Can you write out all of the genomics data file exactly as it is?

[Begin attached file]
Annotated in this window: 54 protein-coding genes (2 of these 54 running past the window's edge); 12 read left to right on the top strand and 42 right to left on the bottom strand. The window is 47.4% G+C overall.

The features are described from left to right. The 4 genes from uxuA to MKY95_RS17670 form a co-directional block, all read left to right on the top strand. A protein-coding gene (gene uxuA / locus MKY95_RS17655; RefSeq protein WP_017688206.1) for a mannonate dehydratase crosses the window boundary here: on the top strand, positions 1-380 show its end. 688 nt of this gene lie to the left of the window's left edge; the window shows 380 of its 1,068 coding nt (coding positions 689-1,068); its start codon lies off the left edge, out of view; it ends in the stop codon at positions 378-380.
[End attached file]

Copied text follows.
Annotated in this window: 54 protein-coding genes (2 of these 54 running past the window's edge); 12 read left to right on the top strand and 42 right to left on the bottom strand. The window is 47.4% G+C overall.

The features are described from left to right. The 4 genes from uxuA to MKY95_RS17670 form a co-directional block, all read left to right on the top strand. A protein-coding gene (gene uxuA / locus MKY95_RS17655; RefSeq protein WP_017688206.1) for a mannonate dehydratase crosses the window boundary here: on the top strand, positions 1-380 show its end. 688 nt of this gene lie to the left of the window's left edge; the window shows 380 of its 1,068 coding nt (coding positions 689-1,068); its start codon lies off the left edge, out of view; it ends in the stop codon at positions 378-380.